The Ground Beetles, otherwise known as Carabidae, are a large family of beetles characterised by their way of living. Ground Beetles will either be soil or ground dwellers, and they're incredibly diverse in their looks and ecology. The wingcases, come in many sizes, shapes, colours and textures; however, are generally ovular and dull in appearance, although some species show some form of iridescence. They're considered beneficial insects for the garden as most are polyphagous, meaning they have flexible feeding habits. For example, the violet ground beetle (Carabus violaceus) is a reasonably large beetle spanning roughly 2.5cm in length. An adult will eat a variety of things, including slugs, leatherjackets, cutworms and caterpillars! Some species take a different approach and are specialist predators, eating only one type of food.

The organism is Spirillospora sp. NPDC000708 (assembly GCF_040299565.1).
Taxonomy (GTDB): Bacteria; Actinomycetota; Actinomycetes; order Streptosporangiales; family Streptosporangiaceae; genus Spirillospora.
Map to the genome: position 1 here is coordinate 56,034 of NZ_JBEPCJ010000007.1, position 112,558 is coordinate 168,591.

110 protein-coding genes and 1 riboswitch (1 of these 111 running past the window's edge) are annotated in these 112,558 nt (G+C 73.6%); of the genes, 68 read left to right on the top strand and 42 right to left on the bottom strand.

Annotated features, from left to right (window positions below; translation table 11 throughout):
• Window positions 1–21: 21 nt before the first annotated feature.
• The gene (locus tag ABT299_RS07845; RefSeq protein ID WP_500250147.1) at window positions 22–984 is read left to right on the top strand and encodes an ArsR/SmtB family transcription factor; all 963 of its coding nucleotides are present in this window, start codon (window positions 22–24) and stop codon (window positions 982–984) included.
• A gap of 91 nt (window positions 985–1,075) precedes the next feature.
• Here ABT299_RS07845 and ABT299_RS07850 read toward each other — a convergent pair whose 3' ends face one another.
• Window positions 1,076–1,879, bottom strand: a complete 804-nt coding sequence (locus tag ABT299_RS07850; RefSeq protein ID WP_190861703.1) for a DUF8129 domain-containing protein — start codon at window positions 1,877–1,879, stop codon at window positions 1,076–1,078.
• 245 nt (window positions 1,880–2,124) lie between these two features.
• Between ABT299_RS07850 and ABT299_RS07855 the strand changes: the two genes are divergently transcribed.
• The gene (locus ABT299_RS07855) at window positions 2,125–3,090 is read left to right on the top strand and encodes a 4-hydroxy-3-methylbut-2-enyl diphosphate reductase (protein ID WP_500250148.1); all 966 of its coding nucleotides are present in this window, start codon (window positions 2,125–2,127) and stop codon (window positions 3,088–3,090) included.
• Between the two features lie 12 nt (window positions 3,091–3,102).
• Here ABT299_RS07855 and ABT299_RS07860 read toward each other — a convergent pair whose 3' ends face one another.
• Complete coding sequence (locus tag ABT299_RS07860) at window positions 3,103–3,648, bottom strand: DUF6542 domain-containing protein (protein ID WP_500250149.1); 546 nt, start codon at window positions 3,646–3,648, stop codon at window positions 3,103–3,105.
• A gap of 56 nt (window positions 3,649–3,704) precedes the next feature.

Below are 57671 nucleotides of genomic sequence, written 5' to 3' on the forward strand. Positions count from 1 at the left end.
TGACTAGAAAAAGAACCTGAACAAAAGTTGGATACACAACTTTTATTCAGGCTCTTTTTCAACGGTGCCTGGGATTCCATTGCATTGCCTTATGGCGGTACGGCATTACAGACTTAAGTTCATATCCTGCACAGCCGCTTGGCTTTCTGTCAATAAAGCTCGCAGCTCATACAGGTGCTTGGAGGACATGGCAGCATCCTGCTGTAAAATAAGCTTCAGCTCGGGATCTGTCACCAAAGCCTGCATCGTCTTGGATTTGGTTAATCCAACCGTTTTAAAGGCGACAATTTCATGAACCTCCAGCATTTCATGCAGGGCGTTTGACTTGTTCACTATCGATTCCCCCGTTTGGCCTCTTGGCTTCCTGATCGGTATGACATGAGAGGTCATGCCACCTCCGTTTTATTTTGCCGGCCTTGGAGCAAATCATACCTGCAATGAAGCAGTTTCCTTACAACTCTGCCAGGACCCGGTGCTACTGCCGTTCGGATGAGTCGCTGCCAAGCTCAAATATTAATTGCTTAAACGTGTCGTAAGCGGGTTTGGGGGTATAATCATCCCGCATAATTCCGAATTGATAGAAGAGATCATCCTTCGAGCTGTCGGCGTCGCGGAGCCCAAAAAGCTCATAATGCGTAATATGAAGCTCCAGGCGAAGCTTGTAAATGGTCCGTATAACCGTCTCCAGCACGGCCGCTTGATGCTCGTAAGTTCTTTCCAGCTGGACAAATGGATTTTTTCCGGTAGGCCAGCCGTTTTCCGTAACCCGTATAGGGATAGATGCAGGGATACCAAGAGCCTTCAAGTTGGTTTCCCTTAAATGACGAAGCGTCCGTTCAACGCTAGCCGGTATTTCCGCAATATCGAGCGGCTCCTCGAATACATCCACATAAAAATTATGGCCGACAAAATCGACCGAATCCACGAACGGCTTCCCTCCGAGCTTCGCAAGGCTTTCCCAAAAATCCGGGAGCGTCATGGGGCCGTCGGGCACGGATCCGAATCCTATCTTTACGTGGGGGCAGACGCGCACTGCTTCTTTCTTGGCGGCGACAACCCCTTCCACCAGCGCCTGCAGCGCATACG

These beetles are predatory insects that will hunt the pests in your garden.
These insects are a resource for other wildlife and can provide beneficial ecosystem services.
This family of beetles is hugely diverse. They can span anywhere between 2-30mm. Most are black to brown but can come in a variety of tones, such as blues and greens with an iridescent shine. Beetles belonging to the Notiophilus genera possess black wingcases (elytra) involving some form of metallic bronze patterning. Getting a little closer to these beetles, you may notice the wingcases are indented with rows of tiny spots. These are sensory cells which enable beetles to sense the surrounding environment, some may be used as scent glands, or to detect nearby movement. They generally possess long legs and powerful jaws. These adaptations help them to chase and subdue their prey.
These insects are beneficial insects that can help control pest populations.
These insects provide ecosystem services and should not be treated.